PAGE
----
Brother Hogarth married Jane Thornbill in 1729, daughter of Sir James Thornbill, at whose art school he studied for a time, and who for a long time refused to admit his genius and skill as an artist. It was not until Hogarth finished his series of six pictures depicting A Harlot’s Progress that his father-in-law was entirely reconciled to the painter who had finally attained the fame warranted by his art. Hogarth painted a number of these series or pictures or illustrated stories, among the most popular being Marriage à la mode, A Rake’s Progress and Four Times a Day. Hogarth also met with success as a portrait painter and in 1746 he painted Garrick as Richard III, for which he wages handsomely paid for that day and age. His celebrated portrait of himself with his dog Trump is now in the National Gallery at London.

Hogarth died at the age of sixty-eight years and was buried in Chiswick, a tomb having since been erected to him, in 1771, by his admirers. A private hou3e in which he spent many of his summers was purchased in 1902 by Lieutenant-Colonel Shipway of Chiswick and turned into a Hogarth Museum.


Famous Scottish poet, born 1770; died 1835. Became a Freemason in Canongate Kilwinning Lodge in Scotland, May, 1835 (see New Age, May, 1925).


A combination of the two Hebrew pronouns m, ho, meaning He, and of, hi, meaning ‘n; thus mystically representing the twofold sex of the Creator, and obtained by a Cabalistic transposition or inversion of the letters of the Tetragrammaton nln’ or Ihoh. Ho-hi, therefore, thus Cabalistically obtained, denotes the male and female principle, the vis genitrix, the phallus and lingam, the point within the circle; the notion of which, in some one form or another of this double gender, pervades all the ancient systems as the representative of the creative power Thus, one of the names given by the mythological writers to the Supreme Jupiter was appevo9vXvs, the man-woman. In one of the Orphic hymns we find the following line:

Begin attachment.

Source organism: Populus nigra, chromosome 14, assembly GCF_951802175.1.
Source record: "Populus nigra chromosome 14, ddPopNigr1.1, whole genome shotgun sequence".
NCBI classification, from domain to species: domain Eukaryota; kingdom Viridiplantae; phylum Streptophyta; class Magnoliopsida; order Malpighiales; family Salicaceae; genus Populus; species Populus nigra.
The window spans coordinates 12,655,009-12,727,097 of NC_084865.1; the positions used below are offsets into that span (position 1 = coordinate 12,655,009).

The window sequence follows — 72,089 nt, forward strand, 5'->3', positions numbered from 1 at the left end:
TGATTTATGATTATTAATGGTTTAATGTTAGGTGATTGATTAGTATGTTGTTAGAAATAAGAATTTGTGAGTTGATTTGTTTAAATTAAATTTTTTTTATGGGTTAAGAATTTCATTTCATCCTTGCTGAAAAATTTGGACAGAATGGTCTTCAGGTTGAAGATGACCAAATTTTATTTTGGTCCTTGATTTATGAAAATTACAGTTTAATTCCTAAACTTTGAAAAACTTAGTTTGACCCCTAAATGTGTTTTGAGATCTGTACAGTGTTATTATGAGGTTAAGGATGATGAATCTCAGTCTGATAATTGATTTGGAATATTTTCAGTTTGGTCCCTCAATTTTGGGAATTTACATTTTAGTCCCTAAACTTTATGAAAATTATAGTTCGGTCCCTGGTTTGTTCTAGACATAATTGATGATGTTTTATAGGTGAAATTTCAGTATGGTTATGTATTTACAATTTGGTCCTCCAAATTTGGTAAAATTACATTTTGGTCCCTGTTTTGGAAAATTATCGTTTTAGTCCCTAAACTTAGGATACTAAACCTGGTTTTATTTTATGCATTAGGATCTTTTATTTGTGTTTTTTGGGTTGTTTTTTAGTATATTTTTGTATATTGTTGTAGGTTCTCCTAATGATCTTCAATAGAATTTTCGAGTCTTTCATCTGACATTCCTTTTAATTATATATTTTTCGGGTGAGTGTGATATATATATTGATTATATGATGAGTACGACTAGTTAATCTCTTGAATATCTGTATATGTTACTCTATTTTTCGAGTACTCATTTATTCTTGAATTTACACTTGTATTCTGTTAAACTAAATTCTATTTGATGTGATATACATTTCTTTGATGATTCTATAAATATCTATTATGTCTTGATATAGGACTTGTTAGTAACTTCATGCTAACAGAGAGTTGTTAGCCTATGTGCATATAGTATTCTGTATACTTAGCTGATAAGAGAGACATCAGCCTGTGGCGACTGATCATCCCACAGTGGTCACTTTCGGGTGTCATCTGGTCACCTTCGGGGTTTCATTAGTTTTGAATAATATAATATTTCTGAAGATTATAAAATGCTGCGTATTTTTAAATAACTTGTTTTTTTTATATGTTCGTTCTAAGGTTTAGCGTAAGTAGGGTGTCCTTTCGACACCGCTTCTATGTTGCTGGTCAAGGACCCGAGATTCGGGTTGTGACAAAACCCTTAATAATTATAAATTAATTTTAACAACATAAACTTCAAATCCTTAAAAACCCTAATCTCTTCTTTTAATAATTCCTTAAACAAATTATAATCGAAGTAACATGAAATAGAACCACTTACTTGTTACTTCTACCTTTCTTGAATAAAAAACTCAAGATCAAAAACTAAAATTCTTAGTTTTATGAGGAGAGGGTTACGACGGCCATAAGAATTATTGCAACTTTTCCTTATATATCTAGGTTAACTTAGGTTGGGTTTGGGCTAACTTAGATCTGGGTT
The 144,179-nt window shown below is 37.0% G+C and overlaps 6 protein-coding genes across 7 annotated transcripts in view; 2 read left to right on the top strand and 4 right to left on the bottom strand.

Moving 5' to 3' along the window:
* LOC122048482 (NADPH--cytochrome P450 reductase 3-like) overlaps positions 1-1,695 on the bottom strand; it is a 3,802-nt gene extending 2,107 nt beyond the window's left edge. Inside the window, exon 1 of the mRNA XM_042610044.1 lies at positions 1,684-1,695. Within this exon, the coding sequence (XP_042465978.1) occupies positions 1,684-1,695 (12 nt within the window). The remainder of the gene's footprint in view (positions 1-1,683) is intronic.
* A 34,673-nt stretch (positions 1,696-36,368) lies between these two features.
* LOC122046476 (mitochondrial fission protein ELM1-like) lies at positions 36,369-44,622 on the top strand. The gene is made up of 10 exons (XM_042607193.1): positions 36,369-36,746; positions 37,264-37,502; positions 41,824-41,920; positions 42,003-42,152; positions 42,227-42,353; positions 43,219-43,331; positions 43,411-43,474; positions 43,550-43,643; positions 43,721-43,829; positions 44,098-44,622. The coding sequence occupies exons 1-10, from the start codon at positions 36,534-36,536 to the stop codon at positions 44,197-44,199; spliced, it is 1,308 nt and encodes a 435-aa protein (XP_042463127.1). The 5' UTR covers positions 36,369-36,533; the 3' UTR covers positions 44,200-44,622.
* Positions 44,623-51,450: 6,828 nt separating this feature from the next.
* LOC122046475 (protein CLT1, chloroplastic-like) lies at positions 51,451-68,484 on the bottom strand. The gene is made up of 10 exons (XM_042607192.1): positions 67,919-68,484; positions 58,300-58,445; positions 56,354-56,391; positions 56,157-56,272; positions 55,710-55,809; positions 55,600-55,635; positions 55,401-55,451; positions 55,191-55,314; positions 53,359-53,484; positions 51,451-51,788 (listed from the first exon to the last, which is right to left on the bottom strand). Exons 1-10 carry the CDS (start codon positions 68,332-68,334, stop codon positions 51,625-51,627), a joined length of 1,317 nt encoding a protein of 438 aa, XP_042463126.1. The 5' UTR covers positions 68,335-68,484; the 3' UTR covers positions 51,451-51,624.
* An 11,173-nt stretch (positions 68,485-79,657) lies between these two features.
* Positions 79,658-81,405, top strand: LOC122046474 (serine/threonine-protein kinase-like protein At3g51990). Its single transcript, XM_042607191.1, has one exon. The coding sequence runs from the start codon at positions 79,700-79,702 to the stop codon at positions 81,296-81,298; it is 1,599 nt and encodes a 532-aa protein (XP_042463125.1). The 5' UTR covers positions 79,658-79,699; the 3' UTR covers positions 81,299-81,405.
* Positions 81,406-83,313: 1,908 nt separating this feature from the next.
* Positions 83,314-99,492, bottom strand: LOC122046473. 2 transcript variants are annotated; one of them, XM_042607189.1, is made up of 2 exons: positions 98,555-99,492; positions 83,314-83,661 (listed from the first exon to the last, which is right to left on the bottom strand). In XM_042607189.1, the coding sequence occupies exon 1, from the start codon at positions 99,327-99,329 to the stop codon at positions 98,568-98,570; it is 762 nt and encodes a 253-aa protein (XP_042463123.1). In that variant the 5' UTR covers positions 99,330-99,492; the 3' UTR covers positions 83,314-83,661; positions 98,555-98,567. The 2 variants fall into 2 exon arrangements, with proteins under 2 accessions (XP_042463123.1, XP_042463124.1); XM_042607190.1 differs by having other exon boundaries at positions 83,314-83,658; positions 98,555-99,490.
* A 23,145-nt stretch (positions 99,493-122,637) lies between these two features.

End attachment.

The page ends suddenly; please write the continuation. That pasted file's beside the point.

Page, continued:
Zeus QpO7/V, yevero, Zfus vS3poros e7rXero Wag. Jove is a male, Jove is all immortal virgin.

Plutarcht in his Isis and Osiris, says, “God, wbo is a male and female intelligence, being both Life and Light, brought forth another intelligence, the Creator Of the world.” All the Paean gods and goddesses, however various their appellation, were but different expressions for the male and fenale principle. “In feet,” says Russel, “they may all be included in the one great Hermaphrodite, the appevoinaus who combines in His nature all the elements of production, and who continues to support the vast creation which originally proceeded from His will.” And thus, too, may we learn something of the true meaning of the passage in Genesis (I, 27), where it is said, “So God created man in His own image, in the image of God created He him; male and female created He them.” The suggestion of this working of Ho-hi out of Oh- Ho was put forward by George R. Gliddon, the Egyptologist, who had obtained it from the writings of Lanzi, the Italian antiquary.